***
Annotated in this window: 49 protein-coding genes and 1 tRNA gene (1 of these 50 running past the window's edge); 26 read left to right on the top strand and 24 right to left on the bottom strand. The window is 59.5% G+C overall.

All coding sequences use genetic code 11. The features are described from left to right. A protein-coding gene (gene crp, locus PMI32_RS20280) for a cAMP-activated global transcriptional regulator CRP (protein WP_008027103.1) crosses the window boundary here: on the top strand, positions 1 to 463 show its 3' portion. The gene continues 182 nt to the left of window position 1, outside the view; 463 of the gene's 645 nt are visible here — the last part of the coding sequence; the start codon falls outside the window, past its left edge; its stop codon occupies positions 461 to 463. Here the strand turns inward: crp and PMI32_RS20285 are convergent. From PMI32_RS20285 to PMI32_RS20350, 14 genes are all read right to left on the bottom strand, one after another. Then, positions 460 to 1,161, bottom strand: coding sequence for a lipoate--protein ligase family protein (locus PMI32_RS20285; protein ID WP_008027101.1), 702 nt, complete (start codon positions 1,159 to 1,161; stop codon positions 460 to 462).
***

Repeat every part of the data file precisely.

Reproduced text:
Annotated in this window: 49 protein-coding genes and 1 tRNA gene (1 of these 50 running past the window's edge); 26 read left to right on the top strand and 24 right to left on the bottom strand. The window is 59.5% G+C overall.

All coding sequences use genetic code 11. The features are described from left to right. A protein-coding gene (gene crp, locus PMI32_RS20280) for a cAMP-activated global transcriptional regulator CRP (protein WP_008027103.1) crosses the window boundary here: on the top strand, positions 1 to 463 show its 3' portion. The gene continues 182 nt to the left of window position 1, outside the view; 463 of the gene's 645 nt are visible here — the last part of the coding sequence; the start codon falls outside the window, past its left edge; its stop codon occupies positions 461 to 463. Here the strand turns inward: crp and PMI32_RS20285 are convergent. From PMI32_RS20285 to PMI32_RS20350, 14 genes are all read right to left on the bottom strand, one after another. Then, positions 460 to 1,161, bottom strand: coding sequence for a lipoate--protein ligase family protein (locus PMI32_RS20285; protein ID WP_008027101.1), 702 nt, complete (start codon positions 1,159 to 1,161; stop codon positions 460 to 462).